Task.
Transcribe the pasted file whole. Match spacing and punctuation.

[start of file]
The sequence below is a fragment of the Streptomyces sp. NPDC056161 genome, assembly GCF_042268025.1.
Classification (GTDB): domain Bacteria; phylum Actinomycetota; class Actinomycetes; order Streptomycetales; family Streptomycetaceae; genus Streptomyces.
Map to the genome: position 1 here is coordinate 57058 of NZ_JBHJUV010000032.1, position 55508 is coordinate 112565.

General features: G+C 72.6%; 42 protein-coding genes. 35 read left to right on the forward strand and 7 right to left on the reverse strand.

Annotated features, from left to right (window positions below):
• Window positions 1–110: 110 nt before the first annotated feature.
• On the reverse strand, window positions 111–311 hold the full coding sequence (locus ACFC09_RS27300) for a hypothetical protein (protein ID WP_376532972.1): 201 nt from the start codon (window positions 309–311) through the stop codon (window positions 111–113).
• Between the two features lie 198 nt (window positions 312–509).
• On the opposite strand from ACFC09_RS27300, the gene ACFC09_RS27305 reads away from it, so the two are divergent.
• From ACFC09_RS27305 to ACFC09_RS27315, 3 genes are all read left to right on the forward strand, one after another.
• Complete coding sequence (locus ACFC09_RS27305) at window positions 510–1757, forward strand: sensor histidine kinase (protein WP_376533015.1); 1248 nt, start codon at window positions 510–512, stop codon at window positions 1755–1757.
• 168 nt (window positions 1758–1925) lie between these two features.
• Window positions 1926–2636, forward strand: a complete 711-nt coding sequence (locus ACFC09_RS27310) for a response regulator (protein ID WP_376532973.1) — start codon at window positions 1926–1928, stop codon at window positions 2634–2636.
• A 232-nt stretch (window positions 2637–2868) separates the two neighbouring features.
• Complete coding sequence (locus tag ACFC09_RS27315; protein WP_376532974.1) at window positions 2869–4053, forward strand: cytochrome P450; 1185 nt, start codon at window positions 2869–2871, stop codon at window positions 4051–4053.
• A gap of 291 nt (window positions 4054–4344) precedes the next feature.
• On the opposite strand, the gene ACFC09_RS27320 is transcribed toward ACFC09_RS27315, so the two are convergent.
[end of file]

The sequence below is a fragment of the Streptomyces sp. NPDC056161 genome, assembly GCF_042268025.1.
Classification (GTDB): domain Bacteria; phylum Actinomycetota; class Actinomycetes; order Streptomycetales; family Streptomycetaceae; genus Streptomyces.
Map to the genome: position 1 here is coordinate 57058 of NZ_JBHJUV010000032.1, position 55508 is coordinate 112565.

General features: G+C 72.6%; 42 protein-coding genes. 35 read left to right on the forward strand and 7 right to left on the reverse strand.

Annotated features, from left to right (window positions below):
• Window positions 1–110: 110 nt before the first annotated feature.
• On the reverse strand, window positions 111–311 hold the full coding sequence (locus ACFC09_RS27300) for a hypothetical protein (protein ID WP_376532972.1): 201 nt from the start codon (window positions 309–311) through the stop codon (window positions 111–113).
• Between the two features lie 198 nt (window positions 312–509).
• On the opposite strand from ACFC09_RS27300, the gene ACFC09_RS27305 reads away from it, so the two are divergent.
• From ACFC09_RS27305 to ACFC09_RS27315, 3 genes are all read left to right on the forward strand, one after another.
• Complete coding sequence (locus ACFC09_RS27305) at window positions 510–1757, forward strand: sensor histidine kinase (protein WP_376533015.1); 1248 nt, start codon at window positions 510–512, stop codon at window positions 1755–1757.
• 168 nt (window positions 1758–1925) lie between these two features.
• Window positions 1926–2636, forward strand: a complete 711-nt coding sequence (locus ACFC09_RS27310) for a response regulator (protein ID WP_376532973.1) — start codon at window positions 1926–1928, stop codon at window positions 2634–2636.
• A 232-nt stretch (window positions 2637–2868) separates the two neighbouring features.
• Complete coding sequence (locus tag ACFC09_RS27315; protein WP_376532974.1) at window positions 2869–4053, forward strand: cytochrome P450; 1185 nt, start codon at window positions 2869–2871, stop codon at window positions 4051–4053.
• A gap of 291 nt (window positions 4054–4344) precedes the next feature.
• On the opposite strand, the gene ACFC09_RS27320 is transcribed toward ACFC09_RS27315, so the two are convergent.